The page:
On the other point much as I agree with and approve of R's sentiments, I wonder if R is making the same mistake as Wilfried in confusing solutions to practical problems with Science. There are disperate methods of treating psychological problems, but this does not mean that psychology is not a science. There are disperate methods of solving physical problems, this does not mean that physics does not have a paradigm. EG. Transporting goods is a problem. Solutions could involve Jet propelled aeroplanes, nuclear submarines, pack horses, conveyor belts, hydro powered cable cars, ships. All these different solutions will involve different disciplines, different techniques. This does not mean that physics is not a science. But the problem is essential a physical problem. What could be more physical that moving a physical object from one region of space to another within a limited time frame? So why should the fact that there are various solutions to problems like unhappiness, nervousness and anorexia mean that there is no psychological paradigm?

5:33 PM  
Anonymous Anonymous said...


Interesting thought Jonny, but I think the transport/psychology analogy is illegitimate for the following reason:

In the case of transportation, although the methods of transporting goods/objects from one region of space to another may be different, we all agree on what needs to be done, viz., the fact the objects need to moved as efficiently and cost effectively as possible. The method deployed, be it train,aeroplane, ship, horse-drawn carriage of an army of carrier pigeons, is simply a means to an end. But each method is chosen based on the same principles: cost effectiveness and efficiency.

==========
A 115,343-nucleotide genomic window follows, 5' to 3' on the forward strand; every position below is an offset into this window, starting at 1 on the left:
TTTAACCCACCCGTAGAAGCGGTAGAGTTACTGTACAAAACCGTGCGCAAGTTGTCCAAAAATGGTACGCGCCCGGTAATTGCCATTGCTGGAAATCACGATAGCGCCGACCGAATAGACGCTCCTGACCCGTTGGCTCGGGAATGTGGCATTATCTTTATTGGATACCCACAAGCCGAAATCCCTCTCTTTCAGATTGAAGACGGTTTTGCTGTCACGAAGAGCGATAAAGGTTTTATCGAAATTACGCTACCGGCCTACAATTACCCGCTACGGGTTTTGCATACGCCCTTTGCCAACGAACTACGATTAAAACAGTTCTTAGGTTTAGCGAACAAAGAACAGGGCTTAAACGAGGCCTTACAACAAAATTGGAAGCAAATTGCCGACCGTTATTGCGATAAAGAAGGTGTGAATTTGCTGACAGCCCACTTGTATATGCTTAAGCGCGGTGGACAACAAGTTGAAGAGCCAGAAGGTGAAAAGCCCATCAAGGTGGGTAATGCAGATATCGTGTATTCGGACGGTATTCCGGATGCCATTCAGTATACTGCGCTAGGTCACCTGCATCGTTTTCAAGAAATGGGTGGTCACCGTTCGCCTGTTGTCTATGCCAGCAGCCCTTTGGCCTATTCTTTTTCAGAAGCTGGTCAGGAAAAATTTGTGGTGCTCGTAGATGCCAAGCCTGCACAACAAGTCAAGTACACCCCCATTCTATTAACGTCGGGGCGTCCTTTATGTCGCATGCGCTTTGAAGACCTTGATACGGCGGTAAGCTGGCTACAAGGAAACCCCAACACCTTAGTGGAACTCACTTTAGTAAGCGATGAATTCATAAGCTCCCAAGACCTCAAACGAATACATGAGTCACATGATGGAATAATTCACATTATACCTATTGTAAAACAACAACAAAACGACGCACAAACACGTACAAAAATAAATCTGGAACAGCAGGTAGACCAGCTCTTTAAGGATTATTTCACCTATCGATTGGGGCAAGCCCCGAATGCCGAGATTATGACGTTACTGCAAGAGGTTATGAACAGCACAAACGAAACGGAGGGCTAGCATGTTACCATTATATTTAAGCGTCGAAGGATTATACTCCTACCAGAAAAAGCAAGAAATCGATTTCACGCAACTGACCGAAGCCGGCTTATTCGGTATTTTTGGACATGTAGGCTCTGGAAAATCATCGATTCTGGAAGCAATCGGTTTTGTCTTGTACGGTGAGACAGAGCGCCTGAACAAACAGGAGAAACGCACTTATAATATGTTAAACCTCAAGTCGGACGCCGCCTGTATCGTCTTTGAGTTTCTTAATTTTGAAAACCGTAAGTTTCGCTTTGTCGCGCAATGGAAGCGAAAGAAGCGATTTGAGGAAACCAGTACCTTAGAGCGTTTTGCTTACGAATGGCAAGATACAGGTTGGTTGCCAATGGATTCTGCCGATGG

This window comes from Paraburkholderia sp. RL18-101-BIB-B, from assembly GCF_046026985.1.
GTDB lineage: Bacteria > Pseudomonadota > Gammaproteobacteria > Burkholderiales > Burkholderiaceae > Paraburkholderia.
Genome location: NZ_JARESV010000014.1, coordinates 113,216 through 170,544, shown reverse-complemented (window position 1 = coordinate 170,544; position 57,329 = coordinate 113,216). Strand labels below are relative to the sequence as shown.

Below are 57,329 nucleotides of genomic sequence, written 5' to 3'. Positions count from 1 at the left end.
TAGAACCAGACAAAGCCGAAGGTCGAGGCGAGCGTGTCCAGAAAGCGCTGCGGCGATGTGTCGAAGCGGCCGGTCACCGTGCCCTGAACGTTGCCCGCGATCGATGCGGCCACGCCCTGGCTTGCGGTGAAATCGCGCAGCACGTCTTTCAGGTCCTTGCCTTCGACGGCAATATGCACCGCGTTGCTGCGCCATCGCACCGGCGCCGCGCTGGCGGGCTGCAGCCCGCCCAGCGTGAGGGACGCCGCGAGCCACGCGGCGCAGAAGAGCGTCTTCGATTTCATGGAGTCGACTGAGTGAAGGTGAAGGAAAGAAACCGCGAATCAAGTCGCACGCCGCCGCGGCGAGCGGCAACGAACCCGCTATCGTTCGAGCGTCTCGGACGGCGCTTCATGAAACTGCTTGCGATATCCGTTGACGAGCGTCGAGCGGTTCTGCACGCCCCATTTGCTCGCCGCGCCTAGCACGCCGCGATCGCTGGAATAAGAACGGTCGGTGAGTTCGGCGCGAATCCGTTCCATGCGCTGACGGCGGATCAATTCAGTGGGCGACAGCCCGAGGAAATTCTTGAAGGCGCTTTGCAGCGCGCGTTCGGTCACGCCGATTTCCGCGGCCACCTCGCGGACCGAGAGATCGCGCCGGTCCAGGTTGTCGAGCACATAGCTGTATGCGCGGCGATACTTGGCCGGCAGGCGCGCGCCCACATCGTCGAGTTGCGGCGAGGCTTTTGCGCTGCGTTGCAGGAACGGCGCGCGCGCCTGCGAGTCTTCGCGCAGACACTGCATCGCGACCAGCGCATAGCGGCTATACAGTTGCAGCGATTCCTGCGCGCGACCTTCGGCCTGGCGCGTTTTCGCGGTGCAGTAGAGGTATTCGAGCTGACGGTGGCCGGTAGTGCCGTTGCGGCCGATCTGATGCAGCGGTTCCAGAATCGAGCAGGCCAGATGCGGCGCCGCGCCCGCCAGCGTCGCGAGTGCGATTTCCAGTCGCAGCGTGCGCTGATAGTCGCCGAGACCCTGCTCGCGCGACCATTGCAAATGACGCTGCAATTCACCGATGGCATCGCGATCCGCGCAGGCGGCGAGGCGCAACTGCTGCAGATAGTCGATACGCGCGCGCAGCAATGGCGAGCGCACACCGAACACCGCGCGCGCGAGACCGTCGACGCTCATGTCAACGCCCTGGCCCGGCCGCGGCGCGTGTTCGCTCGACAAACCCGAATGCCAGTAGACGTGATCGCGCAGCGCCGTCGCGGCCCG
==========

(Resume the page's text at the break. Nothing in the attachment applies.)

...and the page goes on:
, the psychology case is radically different: the psychologists all agree that the patient needs to get better. But the different paradigms of psychology will disagree on what the cause of the symptoms are and, ipso facto, what the best solution is.

Consider a patient who has a phobia if bananas.

The Behavioural psychologist will assume that the patient has inadvertently associated bananas with something negative.

Perhaps the patient [let's call him 'Peter']had a father who was a banana importer. When Peter was a child his fathers import banana ship went missing off the coast and sunk without a trace. So little Peter now associates grief and loss with bananas.

As such, the method of treatment will be to form a new association of bananas with something positive, and this will be carried out via the formation of new positive psychological associations. E.g. perhaps Peter will be put in a lab and a card showing a happy faced person will appear alongside a banana.

The treatment will be simple: stimulus-response: Pavlovian conditioning.

For the Behaviourist there is nothing deeper that needs to be addressed in therapy.


However, consider the Cognitive therapists position: He may likewise identify the banana importing fathers ship disappearance with the banana phobia, but instead of simple stimulus-response Pavlovian-style conditioning, will opt for cognitive therapy. The patient will be taught to change his thought-patterns to break the irrational psychological association.